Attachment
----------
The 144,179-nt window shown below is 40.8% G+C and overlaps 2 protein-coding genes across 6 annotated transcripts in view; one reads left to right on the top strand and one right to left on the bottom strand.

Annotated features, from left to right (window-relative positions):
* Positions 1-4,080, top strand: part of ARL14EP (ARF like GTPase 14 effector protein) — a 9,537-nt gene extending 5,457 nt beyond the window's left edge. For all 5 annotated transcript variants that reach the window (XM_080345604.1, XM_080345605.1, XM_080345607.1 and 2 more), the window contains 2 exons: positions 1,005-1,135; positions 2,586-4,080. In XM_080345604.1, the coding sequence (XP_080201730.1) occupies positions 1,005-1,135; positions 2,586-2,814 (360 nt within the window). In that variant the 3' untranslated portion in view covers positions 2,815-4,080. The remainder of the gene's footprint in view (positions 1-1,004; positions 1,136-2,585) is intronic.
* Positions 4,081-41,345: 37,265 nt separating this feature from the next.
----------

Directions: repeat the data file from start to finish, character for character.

The 144,179-nt window shown below is 40.8% G+C and overlaps 2 protein-coding genes across 6 annotated transcripts in view; one reads left to right on the top strand and one right to left on the bottom strand.

Annotated features, from left to right (window-relative positions):
* Positions 1-4,080, top strand: part of ARL14EP (ARF like GTPase 14 effector protein) — a 9,537-nt gene extending 5,457 nt beyond the window's left edge. For all 5 annotated transcript variants that reach the window (XM_080345604.1, XM_080345605.1, XM_080345607.1 and 2 more), the window contains 2 exons: positions 1,005-1,135; positions 2,586-4,080. In XM_080345604.1, the coding sequence (XP_080201730.1) occupies positions 1,005-1,135; positions 2,586-2,814 (360 nt within the window). In that variant the 3' untranslated portion in view covers positions 2,815-4,080. The remainder of the gene's footprint in view (positions 1-1,004; positions 1,136-2,585) is intronic.
* Positions 4,081-41,345: 37,265 nt separating this feature from the next.